It’s no problem. She’s sure the waiters will bring one.
She wants to know have I looked at the menu. I mumble
something about my glasses.
But again, it’s not a problem. ‘It’s all in Japanese
anyway,’ she says. It’s a humorous thing to say and I
relax a tad in my seat. She looks up. ‘Unless of course
you read Japanese?’ Not so much humour now, as amusement
in her eyes. ‘It’s simple,’ she decides: ‘I’ll order for
both of us. What sushi do you like?’
‘Actually, I’ve never eaten sushi before.’
The smile remains, but it travels her face, uncertain
where to fit. ‘Never?’ I shake my head. Concern creases
the smile. ‘I wish I’d thought,’ she says.
My turn now, and I say, ‘No no, I’ve always wanted to
try.’ It’s a bit like being at Confession. I decide to
make a clean breast of it. ‘To tell the truth, I don’t
even know how to use chopsticks.’
Even this is not a problem. She shrugs. ‘A lot of people
use their fingers.’
One last hurdle and my sins are thoroughly confessed.
‘And, this must sound awful, but I have a bit of a
Something canny in her glance this time. She leans her
head on her palm, her elbow angled to the table. Her
eyes are glinting, collusive. ‘Miso,’ she says, ‘miso
soup. It’s the only thing for a hangover.’
It seems nothing will faze this woman. I’ve got
everything off my chest now, and my soul soars with
sanctifying grace. Saki has arrived and I sip the
grateful liquid. This is not an interview. Most
certainly it is not. It’s dinner at eight, in
fashionable London, with a charming and surprisingly
The odd thing is, this resolution has hardly formed when
I feel a presence beside me, a lumbering pompous
presence, who introduces himself now as The Interviewer.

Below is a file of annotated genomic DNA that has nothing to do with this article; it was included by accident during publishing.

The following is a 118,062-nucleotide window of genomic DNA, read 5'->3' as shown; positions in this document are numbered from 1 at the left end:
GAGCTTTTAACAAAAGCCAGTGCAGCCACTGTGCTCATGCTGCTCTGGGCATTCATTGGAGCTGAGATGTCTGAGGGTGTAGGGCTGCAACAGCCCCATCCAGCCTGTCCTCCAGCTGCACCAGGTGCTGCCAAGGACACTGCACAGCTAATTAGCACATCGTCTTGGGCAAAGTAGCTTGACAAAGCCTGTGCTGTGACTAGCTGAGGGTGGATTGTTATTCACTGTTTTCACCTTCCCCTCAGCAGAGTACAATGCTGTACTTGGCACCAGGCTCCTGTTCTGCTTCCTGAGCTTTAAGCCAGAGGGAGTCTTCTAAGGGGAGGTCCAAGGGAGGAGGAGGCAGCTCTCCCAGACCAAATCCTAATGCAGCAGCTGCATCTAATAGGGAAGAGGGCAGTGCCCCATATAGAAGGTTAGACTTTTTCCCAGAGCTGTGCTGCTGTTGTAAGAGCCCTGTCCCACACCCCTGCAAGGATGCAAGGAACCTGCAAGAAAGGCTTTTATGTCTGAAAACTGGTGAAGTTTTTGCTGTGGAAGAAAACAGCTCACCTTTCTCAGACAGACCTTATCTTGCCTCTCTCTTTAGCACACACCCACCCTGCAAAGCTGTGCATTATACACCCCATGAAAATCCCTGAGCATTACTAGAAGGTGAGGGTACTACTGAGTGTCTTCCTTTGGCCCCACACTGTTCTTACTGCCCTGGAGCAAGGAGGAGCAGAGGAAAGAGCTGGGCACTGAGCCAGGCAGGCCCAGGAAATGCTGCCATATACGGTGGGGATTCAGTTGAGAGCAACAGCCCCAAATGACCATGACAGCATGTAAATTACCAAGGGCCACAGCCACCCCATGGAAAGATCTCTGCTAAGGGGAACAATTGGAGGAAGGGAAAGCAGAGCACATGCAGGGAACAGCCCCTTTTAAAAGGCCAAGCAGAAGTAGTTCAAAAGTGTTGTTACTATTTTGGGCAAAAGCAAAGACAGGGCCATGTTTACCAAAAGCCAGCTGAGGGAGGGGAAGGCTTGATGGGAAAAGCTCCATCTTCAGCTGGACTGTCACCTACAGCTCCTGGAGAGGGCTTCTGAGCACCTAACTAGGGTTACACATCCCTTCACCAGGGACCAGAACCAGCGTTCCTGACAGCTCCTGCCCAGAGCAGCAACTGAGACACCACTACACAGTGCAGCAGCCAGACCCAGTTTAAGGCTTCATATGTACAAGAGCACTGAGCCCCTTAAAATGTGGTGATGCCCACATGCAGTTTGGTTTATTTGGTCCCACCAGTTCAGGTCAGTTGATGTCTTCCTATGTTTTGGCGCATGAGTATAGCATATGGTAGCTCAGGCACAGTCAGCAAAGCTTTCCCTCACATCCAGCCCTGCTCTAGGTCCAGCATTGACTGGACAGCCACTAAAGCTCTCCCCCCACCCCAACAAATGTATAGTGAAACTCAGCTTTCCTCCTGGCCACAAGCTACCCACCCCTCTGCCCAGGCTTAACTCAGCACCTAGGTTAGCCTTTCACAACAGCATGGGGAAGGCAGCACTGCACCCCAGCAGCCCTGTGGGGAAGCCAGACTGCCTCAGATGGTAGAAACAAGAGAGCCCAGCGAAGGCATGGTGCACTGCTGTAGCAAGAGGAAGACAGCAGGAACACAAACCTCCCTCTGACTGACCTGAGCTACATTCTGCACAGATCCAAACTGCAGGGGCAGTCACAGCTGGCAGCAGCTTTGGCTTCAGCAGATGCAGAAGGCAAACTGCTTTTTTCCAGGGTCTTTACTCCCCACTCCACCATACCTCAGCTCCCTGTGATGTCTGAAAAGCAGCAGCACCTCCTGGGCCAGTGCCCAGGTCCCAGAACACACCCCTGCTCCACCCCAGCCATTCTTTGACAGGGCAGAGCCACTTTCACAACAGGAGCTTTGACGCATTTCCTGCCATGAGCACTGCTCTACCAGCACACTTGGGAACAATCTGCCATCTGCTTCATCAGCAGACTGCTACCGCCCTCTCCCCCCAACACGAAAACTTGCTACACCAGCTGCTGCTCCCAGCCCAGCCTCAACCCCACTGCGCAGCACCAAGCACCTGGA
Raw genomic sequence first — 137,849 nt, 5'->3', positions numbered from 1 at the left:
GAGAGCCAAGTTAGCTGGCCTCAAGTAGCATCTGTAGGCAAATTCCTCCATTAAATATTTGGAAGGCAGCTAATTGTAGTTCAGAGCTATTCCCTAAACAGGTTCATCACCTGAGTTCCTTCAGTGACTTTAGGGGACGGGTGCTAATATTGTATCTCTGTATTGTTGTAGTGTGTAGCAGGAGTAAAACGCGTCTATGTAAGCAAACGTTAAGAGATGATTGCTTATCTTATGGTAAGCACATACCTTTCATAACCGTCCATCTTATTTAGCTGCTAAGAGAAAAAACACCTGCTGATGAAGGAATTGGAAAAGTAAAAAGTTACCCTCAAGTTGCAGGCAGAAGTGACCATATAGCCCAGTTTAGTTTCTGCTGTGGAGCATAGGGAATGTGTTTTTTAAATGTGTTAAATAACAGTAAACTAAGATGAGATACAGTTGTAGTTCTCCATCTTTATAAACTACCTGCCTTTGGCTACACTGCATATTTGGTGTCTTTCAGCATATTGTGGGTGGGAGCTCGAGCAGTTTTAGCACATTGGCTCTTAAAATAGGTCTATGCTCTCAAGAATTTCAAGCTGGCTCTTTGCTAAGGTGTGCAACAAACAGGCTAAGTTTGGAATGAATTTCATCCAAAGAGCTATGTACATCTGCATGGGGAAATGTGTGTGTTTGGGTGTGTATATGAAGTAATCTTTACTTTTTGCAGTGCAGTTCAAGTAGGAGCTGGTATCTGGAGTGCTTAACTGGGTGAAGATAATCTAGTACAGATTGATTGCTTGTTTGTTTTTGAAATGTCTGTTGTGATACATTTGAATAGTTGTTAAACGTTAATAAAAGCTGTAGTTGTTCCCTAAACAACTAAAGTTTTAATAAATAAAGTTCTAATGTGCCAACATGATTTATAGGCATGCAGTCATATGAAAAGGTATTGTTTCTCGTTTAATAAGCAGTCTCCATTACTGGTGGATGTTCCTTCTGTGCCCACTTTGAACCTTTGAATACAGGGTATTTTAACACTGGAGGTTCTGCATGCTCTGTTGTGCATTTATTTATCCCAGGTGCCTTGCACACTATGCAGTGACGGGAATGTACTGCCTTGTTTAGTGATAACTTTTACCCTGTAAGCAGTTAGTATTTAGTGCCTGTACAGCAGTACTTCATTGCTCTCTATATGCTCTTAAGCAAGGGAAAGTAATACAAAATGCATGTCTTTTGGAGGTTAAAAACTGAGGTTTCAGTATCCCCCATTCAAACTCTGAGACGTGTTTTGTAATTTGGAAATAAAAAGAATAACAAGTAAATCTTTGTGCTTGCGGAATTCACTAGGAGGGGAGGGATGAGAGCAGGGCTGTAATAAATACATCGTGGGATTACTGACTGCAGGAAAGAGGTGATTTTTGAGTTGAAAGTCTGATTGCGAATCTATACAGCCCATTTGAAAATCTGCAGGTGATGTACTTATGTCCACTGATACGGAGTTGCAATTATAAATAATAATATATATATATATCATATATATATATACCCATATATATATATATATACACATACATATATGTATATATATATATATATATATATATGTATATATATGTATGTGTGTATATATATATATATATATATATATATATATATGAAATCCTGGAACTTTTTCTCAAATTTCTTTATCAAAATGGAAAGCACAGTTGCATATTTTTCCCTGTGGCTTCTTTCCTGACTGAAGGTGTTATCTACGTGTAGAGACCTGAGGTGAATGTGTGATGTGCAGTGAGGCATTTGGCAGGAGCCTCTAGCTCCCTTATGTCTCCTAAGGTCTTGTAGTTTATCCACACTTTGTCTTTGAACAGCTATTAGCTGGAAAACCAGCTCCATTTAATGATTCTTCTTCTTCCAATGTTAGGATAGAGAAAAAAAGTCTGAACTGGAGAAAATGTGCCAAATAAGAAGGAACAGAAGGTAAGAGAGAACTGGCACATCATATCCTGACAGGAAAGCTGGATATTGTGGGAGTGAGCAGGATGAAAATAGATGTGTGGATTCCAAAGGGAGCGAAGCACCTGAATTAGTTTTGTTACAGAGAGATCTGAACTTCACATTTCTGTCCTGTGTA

‘The what?’ I say.
‘The Interviewer,’ he repeats.
He’s fiddling with some contraption in my bag. Oh no,
he’s going to produce the tape-recorder. I grab the bag
and leave it out of harm’s way. The Interviewer,
undeterred, finds notebook and pen. He leans closer over
‘Now then, Ms Blanchett,’ he says, ‘would you care to
describe what you’re wearing for our readers? That
blouse, for instance, would I be right in thinking it
The inanity of the question is breath-taking. Thankfully
Cate seems not to have heard. She’s busy with the
waitress. I snatch the notebook from his hands.
‘This is not an interview,’ I hiss.
‘It most certainly is,’ he replies. ‘And your hair, Ms
Blanchett – how would you describe your current
The food ordered, the waitress departs; Cate turns her
attention to me. Immediately I glance away. My god, she
is beautiful. Far too beautiful to stare at. I have to
keep reminding myself, she’s a person, not a picture.
And she really isn’t a picture. While we talk I see the
photographs have, unavoidably, lied – for there’s
nothing static about her at all. She’s amazingly mobile
in fact, both in body and facial expression. She doesn’t
sit in a chair, so much as inhabit its space. Words
animate her. In some way she seems to become what she
says. So that in each flicker of your eyes is revealed a
perfect snapshot, rather poised than posed, and you
think to yourself, ‘Oh, that’s what the word
“consequence” looks like.’
The Interviewer hurrumphs. ‘That’s enough about
mobility,’ he says to me. ‘Now, Ms Blanchett,’ he
continues, ‘can we talk about your films? You’ve been
quoted as saying that the work should speak for itself.
What does that mean exactly?’
Well, we do talk. Ireland is common ground: her latest
film is set there: so we chat about the place, its
scenery, its ridiculously windy roads. It’s always
pleasant when a visitor can talk intelligently about
your home country. She has the one-street towns off pat,
with their seven pubs, seven hair salons, inevitable